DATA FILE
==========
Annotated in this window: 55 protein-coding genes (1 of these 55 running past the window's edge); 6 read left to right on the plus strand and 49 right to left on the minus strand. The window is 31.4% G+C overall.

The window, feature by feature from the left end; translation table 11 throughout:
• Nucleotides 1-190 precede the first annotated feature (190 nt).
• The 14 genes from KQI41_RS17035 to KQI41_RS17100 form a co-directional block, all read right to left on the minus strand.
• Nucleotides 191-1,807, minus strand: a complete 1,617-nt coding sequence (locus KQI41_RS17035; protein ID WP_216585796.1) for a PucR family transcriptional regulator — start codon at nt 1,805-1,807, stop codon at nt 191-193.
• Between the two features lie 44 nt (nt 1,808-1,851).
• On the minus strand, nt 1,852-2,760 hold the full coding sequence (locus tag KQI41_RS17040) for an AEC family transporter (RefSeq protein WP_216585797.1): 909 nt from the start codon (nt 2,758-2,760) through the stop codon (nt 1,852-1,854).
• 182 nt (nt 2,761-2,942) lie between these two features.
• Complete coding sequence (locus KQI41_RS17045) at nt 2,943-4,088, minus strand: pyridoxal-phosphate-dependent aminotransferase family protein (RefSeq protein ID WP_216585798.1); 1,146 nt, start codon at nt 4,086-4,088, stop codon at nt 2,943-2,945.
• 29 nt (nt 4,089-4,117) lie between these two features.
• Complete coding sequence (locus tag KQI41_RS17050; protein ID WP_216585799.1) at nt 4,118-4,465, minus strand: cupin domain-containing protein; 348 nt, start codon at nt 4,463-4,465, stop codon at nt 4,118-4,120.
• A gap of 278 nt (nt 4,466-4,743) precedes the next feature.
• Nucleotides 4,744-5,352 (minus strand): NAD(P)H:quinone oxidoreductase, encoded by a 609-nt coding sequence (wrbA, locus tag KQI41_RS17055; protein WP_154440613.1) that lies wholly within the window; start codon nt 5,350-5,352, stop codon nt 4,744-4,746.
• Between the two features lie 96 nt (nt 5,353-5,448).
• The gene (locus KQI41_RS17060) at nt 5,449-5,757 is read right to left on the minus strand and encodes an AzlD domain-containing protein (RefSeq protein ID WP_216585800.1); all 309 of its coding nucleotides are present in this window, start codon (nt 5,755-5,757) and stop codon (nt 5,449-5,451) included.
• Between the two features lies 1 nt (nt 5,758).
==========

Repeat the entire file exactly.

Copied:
Annotated in this window: 55 protein-coding genes (1 of these 55 running past the window's edge); 6 read left to right on the plus strand and 49 right to left on the minus strand. The window is 31.4% G+C overall.

The window, feature by feature from the left end; translation table 11 throughout:
• Nucleotides 1-190 precede the first annotated feature (190 nt).
• The 14 genes from KQI41_RS17035 to KQI41_RS17100 form a co-directional block, all read right to left on the minus strand.
• Nucleotides 191-1,807, minus strand: a complete 1,617-nt coding sequence (locus KQI41_RS17035; protein ID WP_216585796.1) for a PucR family transcriptional regulator — start codon at nt 1,805-1,807, stop codon at nt 191-193.
• Between the two features lie 44 nt (nt 1,808-1,851).
• On the minus strand, nt 1,852-2,760 hold the full coding sequence (locus tag KQI41_RS17040) for an AEC family transporter (RefSeq protein WP_216585797.1): 909 nt from the start codon (nt 2,758-2,760) through the stop codon (nt 1,852-1,854).
• 182 nt (nt 2,761-2,942) lie between these two features.
• Complete coding sequence (locus KQI41_RS17045) at nt 2,943-4,088, minus strand: pyridoxal-phosphate-dependent aminotransferase family protein (RefSeq protein ID WP_216585798.1); 1,146 nt, start codon at nt 4,086-4,088, stop codon at nt 2,943-2,945.
• 29 nt (nt 4,089-4,117) lie between these two features.
• Complete coding sequence (locus tag KQI41_RS17050; protein ID WP_216585799.1) at nt 4,118-4,465, minus strand: cupin domain-containing protein; 348 nt, start codon at nt 4,463-4,465, stop codon at nt 4,118-4,120.
• A gap of 278 nt (nt 4,466-4,743) precedes the next feature.
• Nucleotides 4,744-5,352 (minus strand): NAD(P)H:quinone oxidoreductase, encoded by a 609-nt coding sequence (wrbA, locus tag KQI41_RS17055; protein WP_154440613.1) that lies wholly within the window; start codon nt 5,350-5,352, stop codon nt 4,744-4,746.
• Between the two features lie 96 nt (nt 5,353-5,448).
• The gene (locus KQI41_RS17060) at nt 5,449-5,757 is read right to left on the minus strand and encodes an AzlD domain-containing protein (RefSeq protein ID WP_216585800.1); all 309 of its coding nucleotides are present in this window, start codon (nt 5,755-5,757) and stop codon (nt 5,449-5,451) included.
• Between the two features lies 1 nt (nt 5,758).